Walk With Me-Eleven
By Carol Englehaupt
I have a love-hate relationship with IQ tests falling heavily on the side of hate. Every test Josh took, he flunked. Not because he didn’t understand them but because he couldn’t physically accomplish them.
For young children a lot of the test depends on their ability to follow instructions. Put the round ball in the round hole and the square block in the square hole etc. Josh understood the questions. He wasn’t able to physically accomplish the goals. Because he couldn’t complete the action they wouldn’t give him credit for it.
There weren’t very many times in Josh’s life that I found myself grieving about his disability but I did when I watched him take IQ tests. They seemed so unfair. I thought back to a six month old baby playing peek-a-boo by turning his eyes away from me. That wasn’t the action of a child with a mental disability.
The child who communicated with me with increasingly inventive eye gaze wasn’t a child who was mentally challenged. But because it couldn’t be proved on a piece of paper education opportunities were closed to Josh.
I wish I could remember the name of the man who changed Josh’s life. I’m not even sure what his title was. He was some sort of psychologist but he administered a test that Josh finished with a score in normal range.
That one test allowed Josh to leave Easter Seal and enter the public school system. Again, I have a love-hate relationship with this decision. I was happy that Josh would be in public school. I wasn’t happy to find out the public school was in Joliet, IL.
At age 9 Josh entered Sandburg elementary school in Joliet, Il. I was still driving him and the round trip was ninety miles a day. I don’t honestly remember how I managed it. I still had to make sure Richard got to school, and then I’d head for Joliet.
Josh’s teacher at Sandburg was a wonderful lady. I would have to hunt through his school work to find her name. She believed in Josh. Her energy made both of us feel so good. She decided that Josh’s yes had to change. Every time he would nod his head for yes, his head would drop, and he would have to struggle to raise it back up. She is the person who taught him to look up for yes.
He only attended Sandburg for one year. His second year of public school he attended Merrycrest Elementary. This school was also on the west side of Joliet so our ninety miles a day travel continued.
His teacher at Merrycrest decided he needed an augmentative communication device. We purchased a very nice system but it proved to be frustrating for Josh to use. It would scan the alphabet and he would have to hit a switch with his head to stop the scan. If he missed, he’d have to start all over again. It was slow, and awkward, and he didn’t tolerate it very well. His eye gaze was faster and far less tiring. After trying the device for two years we gave up on it. Several thousand dollars wasted.
His second year at Merrycrest the school system contracted with a bus company. For the first time I was going to let somebody else transport Josh. Again, it was love-hate. I was anxious to have some free time. The downside of busing was Josh had to get on the bus in Streator, IL.
I’d have to look at the map to get the directions but essentially it added about twenty miles a day to his daily travel. This meant really early days. I’d have to ask Richard to be sure but I think he had to get up with Josh and me and ride with us to the bus then I’d drop him off at school after Josh was on the bus.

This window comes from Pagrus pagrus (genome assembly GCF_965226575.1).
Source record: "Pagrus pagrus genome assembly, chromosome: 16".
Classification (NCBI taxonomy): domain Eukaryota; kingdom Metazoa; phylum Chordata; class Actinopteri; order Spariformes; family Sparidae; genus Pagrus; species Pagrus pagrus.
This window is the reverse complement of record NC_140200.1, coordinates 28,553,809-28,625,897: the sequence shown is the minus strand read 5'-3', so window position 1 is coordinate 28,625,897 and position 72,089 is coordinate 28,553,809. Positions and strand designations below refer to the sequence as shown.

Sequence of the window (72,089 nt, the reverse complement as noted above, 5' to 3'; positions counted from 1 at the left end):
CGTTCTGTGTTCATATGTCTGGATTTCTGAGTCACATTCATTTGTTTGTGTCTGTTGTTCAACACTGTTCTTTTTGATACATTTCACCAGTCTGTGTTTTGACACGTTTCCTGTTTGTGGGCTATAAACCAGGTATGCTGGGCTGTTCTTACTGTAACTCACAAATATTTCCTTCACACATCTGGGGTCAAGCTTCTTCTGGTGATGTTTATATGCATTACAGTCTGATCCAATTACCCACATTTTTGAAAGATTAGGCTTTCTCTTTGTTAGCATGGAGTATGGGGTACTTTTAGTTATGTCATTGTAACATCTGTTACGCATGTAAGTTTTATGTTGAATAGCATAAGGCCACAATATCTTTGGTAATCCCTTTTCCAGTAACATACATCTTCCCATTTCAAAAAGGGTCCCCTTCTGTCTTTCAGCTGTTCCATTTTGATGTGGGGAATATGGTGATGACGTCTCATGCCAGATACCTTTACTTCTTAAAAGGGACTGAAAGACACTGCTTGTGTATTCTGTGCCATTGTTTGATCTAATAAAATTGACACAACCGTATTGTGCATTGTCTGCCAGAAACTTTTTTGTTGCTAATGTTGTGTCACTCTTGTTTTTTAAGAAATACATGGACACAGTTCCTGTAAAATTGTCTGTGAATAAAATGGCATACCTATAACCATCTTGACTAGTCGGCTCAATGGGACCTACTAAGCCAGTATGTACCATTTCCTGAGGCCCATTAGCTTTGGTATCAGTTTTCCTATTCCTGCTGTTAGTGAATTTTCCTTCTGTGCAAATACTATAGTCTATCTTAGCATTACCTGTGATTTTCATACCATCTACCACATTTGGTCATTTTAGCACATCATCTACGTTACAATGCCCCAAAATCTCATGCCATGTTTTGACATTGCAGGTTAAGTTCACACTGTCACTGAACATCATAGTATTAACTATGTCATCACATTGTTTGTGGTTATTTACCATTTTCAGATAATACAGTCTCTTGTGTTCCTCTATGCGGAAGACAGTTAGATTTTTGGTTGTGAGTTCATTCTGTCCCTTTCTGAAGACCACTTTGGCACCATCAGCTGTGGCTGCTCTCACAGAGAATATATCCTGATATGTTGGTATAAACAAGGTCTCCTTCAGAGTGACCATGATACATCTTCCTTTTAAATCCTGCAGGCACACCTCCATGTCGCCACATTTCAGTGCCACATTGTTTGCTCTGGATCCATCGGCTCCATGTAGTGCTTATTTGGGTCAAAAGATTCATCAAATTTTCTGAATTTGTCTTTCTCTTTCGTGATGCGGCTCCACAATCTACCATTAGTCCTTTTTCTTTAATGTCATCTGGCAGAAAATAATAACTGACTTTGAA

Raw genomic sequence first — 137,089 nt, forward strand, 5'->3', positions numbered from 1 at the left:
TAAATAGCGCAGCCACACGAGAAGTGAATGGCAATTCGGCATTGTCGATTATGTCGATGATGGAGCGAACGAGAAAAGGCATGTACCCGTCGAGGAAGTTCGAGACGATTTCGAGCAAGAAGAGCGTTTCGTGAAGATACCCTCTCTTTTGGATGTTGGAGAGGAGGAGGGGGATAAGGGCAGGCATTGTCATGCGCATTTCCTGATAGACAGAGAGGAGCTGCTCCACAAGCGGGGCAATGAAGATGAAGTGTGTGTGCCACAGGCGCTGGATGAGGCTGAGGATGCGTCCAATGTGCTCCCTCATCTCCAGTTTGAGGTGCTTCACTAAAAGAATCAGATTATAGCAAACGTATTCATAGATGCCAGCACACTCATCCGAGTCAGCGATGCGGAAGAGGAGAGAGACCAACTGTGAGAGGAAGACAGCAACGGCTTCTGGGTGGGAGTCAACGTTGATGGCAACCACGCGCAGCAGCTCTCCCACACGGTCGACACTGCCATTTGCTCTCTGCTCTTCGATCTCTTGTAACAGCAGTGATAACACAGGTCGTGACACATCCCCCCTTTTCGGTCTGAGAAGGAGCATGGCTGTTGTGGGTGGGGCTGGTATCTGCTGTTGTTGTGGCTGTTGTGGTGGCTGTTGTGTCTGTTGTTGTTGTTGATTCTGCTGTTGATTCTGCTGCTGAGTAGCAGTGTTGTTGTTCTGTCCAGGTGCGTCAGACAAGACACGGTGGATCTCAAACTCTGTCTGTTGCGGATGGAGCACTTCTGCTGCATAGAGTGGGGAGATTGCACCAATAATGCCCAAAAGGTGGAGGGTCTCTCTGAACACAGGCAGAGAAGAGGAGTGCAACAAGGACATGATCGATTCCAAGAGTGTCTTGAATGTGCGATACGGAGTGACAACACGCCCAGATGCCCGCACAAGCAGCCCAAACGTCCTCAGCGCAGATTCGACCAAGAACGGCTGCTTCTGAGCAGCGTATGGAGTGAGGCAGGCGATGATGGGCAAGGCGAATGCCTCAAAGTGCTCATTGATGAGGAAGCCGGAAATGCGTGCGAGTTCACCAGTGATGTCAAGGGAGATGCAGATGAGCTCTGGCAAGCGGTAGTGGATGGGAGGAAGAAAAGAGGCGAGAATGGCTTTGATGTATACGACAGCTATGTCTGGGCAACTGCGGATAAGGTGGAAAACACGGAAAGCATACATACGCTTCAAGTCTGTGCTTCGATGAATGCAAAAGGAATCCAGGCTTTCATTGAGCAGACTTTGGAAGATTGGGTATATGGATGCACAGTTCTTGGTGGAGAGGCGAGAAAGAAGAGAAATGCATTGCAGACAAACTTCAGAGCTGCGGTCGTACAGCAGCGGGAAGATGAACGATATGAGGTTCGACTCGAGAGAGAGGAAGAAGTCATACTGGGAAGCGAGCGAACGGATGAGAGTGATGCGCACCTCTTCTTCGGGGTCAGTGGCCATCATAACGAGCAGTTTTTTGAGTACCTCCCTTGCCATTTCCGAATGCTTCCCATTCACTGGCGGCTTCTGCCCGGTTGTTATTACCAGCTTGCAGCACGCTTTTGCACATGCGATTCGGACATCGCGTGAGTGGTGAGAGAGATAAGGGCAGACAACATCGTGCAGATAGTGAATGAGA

One year at Sandburg Elementary, two years at Merrycrest Elementary. At the end of the second year at Merrycrest I received a shock. At the end of each school year I attended a meeting referred to as an IEP. I can’t remember the exact words for the acronym but I believe it stands for Individualized Education Plan or something like that.
What it boils down to is all the people involved in planning a child’s education sit down and discuss what’s best for the child. It’s a room full of people. In my naiveté I pictured Josh entering public school at the kindergarten level. I thought he would move through the classes just like other children would. To me, three years at elementary level put him in the second grade moving toward the third.
Suddenly three years in elementary school I’m hearing the words Jr. High. After three years in grade school they were pushing Josh into Jr. High. When I protested I was told that the purpose of placing Josh in the public school system was to be with his peers. Silly me, I thought the purpose was education.
No matter how much I protested, they decided that because of his age he should attend Jr. High. I could tell by their faces that once again I, being only his mother and what did I know, was being blown off. Nothing I could say would convince anybody that my son was bright, attentive, and motivated to learn. They looked at his disability, and didn’t see the bright mind observing, and learning, and taking in everything around him.
While I’m ranting about IEP’s I want to state here, for the record that at every single IEP I attended I requested home district. I didn’t want my child being bused close to 100 miles daily round trip to go to school. I remember the superintendent of our local school district looking at me and actually asking me what I expected them to do for Josh. I answered that I expected him to learn.
I never did, and still don’t, understand why they spent the money busing him so far, hiring an aide for him, and not keeping him in his home district. The amount of money paid out for transportation was huge. The aide had to be paid for regardless of what school he attended. As I blog about Josh’s education I’ll discuss in more depth the problems I had with the system. Of all the problems I dealt with education brings me closest to tears.